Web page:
So cut it out. Join the 2k movement and hope in a kingdom (not a republic or democracy) not of this world.

Jamie Smith’s Bait and Switch

I was afraid that neo-Calvinism’s refusal to distinguish the sacred and secular would go here — that is, to a defense of civil religion. Jamie Smith’s latest editorial does just that.

Mind you, he is aware of the defective versions of civil religion, especially the one that has sent U.S. soldiers “to die face down in the muck of Vietnam” (thank you, Walter Sobchak):

civil religion is what we get when we divinize the civitas, when devotion to “the nation” trumps other allegiances and inspires a fervor and passion that is nothing short of religious. David Gelernter names this in his 2007 book, Americanism: The Fourth Great Western Religion. Walter McDougall’s more recent book The Tragedy of U.S. Foreign Policy, which Robert Joustra reviews in this issue, identifies the same problem in its subtitle: How America’s Civil Religion Betrayed the National Interest. In McDougall’s argument, civil religion carries the usual whiff of irrationality: the hard-nosed rationality of national interests is compromised because of vaunted values and misguided mythologies.

But Smith still thinks civil religion is salvageable.

The envisioned good of a diverse, pluralistic, yet civil society that liberal democracies hope for is not a generic vision. It has a particular history—rooted in Christianity—and demands particular virtues. In short, the very project of a well-functioning, pluralistic, liberal society depends on the formative power of tradition-specific, “illiberal,” non-democratic communities that can inculcate virtues of hope, respect for dignity, commitment to truth, and more. Families, synagogues, churches, mosques embed their members in a Story that makes such virtues “make sense.” These non-political spheres of society cultivate people who become the sorts of citizens who know how to be patient and forgiving precisely because they believe in something beyond the state.

See what he did there? Civil society in liberal democracies owes its existence to Christianity. In those societies synagogues, churches, and mosques embed citizens in “a Story.” They become patient and forgiving.

Christianity did that? Or was it the Enlightenment (which owes its existence in part to medieval and early modern Europe). Maybe by using the indefinite article in “a Story” you can get away with blurring churches, synagogues and mosques into one happy, fuzzy, gentle, and kind civil society. But that is certainly not the experience of most western societies where Christians ran things and established their churches.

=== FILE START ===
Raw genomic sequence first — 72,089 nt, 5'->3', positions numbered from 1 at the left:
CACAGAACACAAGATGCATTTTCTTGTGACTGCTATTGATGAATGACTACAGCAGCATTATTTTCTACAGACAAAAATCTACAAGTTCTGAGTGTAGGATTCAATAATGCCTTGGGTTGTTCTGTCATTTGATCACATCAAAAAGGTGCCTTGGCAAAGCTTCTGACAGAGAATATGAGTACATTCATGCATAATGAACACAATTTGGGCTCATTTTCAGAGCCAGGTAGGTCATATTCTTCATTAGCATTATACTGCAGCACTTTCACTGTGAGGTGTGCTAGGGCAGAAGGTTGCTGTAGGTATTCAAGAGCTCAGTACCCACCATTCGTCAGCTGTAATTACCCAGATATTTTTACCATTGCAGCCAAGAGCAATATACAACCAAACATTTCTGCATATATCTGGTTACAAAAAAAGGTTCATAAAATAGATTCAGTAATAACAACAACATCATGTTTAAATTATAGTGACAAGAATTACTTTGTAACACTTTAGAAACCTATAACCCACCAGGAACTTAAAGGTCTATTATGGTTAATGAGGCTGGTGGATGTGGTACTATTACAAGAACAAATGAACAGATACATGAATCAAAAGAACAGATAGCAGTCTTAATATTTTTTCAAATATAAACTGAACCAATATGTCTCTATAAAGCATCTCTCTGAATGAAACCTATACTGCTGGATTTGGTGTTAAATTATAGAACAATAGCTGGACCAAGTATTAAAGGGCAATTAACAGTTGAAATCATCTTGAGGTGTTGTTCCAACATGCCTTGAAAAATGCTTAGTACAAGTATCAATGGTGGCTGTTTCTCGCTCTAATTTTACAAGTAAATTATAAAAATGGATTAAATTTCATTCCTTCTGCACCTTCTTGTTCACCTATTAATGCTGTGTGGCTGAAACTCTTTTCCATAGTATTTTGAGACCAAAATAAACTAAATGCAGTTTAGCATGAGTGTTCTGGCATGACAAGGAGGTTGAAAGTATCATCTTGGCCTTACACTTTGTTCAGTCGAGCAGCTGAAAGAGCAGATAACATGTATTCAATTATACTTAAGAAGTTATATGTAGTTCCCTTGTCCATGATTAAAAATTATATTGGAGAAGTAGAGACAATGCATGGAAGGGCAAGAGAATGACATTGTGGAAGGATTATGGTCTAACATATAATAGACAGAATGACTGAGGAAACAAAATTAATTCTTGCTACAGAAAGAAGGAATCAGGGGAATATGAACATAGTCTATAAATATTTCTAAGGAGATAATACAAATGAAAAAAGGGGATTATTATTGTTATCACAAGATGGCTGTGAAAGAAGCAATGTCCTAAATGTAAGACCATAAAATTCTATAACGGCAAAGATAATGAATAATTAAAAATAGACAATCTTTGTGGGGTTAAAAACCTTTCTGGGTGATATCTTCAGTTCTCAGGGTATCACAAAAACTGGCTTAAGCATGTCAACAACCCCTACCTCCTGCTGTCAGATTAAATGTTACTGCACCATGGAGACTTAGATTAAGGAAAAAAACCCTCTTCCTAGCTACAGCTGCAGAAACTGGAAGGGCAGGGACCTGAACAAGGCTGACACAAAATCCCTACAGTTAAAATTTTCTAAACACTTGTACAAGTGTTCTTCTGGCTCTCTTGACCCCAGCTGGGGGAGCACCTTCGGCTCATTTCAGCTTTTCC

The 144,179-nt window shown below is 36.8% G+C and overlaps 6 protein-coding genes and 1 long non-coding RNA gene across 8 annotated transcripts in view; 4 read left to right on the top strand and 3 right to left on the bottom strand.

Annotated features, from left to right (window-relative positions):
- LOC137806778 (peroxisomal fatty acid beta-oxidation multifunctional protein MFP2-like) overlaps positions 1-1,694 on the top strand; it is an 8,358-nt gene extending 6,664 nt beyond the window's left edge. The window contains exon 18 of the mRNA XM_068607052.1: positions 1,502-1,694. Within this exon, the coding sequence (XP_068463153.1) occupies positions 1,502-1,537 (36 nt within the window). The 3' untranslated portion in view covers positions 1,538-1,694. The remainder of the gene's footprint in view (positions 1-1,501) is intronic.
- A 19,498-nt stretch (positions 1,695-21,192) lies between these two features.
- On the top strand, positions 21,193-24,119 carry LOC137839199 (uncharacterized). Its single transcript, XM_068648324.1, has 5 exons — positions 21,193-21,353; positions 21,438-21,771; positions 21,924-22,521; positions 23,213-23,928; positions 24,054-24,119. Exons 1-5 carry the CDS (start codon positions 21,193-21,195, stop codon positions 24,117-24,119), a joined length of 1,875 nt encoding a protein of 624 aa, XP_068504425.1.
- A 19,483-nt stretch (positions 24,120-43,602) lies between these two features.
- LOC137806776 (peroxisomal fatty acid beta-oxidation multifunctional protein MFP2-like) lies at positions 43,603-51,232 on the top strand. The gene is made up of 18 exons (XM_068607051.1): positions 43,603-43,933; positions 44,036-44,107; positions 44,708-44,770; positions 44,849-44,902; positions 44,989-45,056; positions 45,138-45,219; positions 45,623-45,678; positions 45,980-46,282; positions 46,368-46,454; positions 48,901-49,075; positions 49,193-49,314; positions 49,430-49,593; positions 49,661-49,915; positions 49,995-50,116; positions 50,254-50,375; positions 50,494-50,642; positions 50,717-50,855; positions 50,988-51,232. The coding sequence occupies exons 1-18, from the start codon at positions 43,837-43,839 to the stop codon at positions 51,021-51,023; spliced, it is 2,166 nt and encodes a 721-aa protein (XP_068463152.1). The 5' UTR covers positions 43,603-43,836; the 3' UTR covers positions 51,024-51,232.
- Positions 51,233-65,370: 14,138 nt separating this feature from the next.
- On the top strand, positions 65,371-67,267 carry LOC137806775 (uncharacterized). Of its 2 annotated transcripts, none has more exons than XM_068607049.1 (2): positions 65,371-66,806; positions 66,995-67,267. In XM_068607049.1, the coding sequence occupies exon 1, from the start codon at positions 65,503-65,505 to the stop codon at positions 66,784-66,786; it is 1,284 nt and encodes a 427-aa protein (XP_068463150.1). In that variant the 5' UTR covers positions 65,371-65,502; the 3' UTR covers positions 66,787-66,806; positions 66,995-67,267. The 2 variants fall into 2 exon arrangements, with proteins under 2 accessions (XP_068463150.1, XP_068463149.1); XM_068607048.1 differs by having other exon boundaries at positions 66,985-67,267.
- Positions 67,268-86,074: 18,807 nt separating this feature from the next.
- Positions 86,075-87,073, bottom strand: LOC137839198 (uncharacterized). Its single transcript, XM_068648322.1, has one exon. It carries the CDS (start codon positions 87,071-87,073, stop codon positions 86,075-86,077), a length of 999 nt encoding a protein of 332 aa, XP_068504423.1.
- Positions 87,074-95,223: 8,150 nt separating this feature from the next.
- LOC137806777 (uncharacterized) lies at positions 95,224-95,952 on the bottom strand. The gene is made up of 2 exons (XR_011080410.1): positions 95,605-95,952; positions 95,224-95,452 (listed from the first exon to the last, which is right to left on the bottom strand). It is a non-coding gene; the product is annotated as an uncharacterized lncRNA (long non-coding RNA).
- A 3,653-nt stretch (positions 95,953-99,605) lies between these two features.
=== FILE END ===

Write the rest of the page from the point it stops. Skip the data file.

Smith really pours it on when he leads the following cheer:

But one of the by-products of a healthy church forming citizens of kingdom come is that they are then sent into the earthly city with Christlike virtues that also contribute to the common good. We might miss this because it doesn’t primarily play itself out on a national scale; rather, it is enacted at the parish level, in a thousand different neighbourhoods. There we also find Christians, Jews, and Muslims collaborating for the sake of the vulnerable, the lonely, and the marginalized while also nourishing the virtue incubators we call families.

Well, in point of fact, when Christians go into public with a comprehensive w-w they have to be especially aware that they are not like Jews or Muslims. Pot down the w-w gauge and perhaps you have less conviction about being distinct from those people who do not profess Christ. But I don’t know how Smith gets the Chamber of Commerce view of Christianity’s civil nature from Christ’s own words:

Do not think that I have come to bring peace to the earth. I have not come to bring peace, but a sword. For I have come to set a man against his father, and a daughter against her mother, and a daughter-in-law against her mother-in-law. (Matt 10:34-35)

That explanation of the antithesis is what makes Abraham Kuyper’s pillarization of Dutch society so intriguing. The Netherlands was not the American melting pot (or even the Canadian multicultural stew). It was a series of religious subgroups that kept to themselves the way that states’ rights advocates in the United States thought about relations between local and federal government.

But if Christians want a seat at the table of a liberal international order that preserves democracy from autocracy, Smith does a pretty good impersonation of 1950s mainline Protestantism.

What about John 18:11 Did They Not Understand?

Civil religion comes in many forms, but this one (heard yesterday morning during Big Band Sunday) was stunning:

Down went the gunner, a bullet was his fate
Down went the gunner, and then the gunner’s mate
Up jumped the sky pilot, gave the boys a look
And manned the gun himself as he laid aside The Book, shouting

Praise the Lord and pass the ammunition
Praise the Lord and pass the ammunition
Praise the Lord and pass the ammunition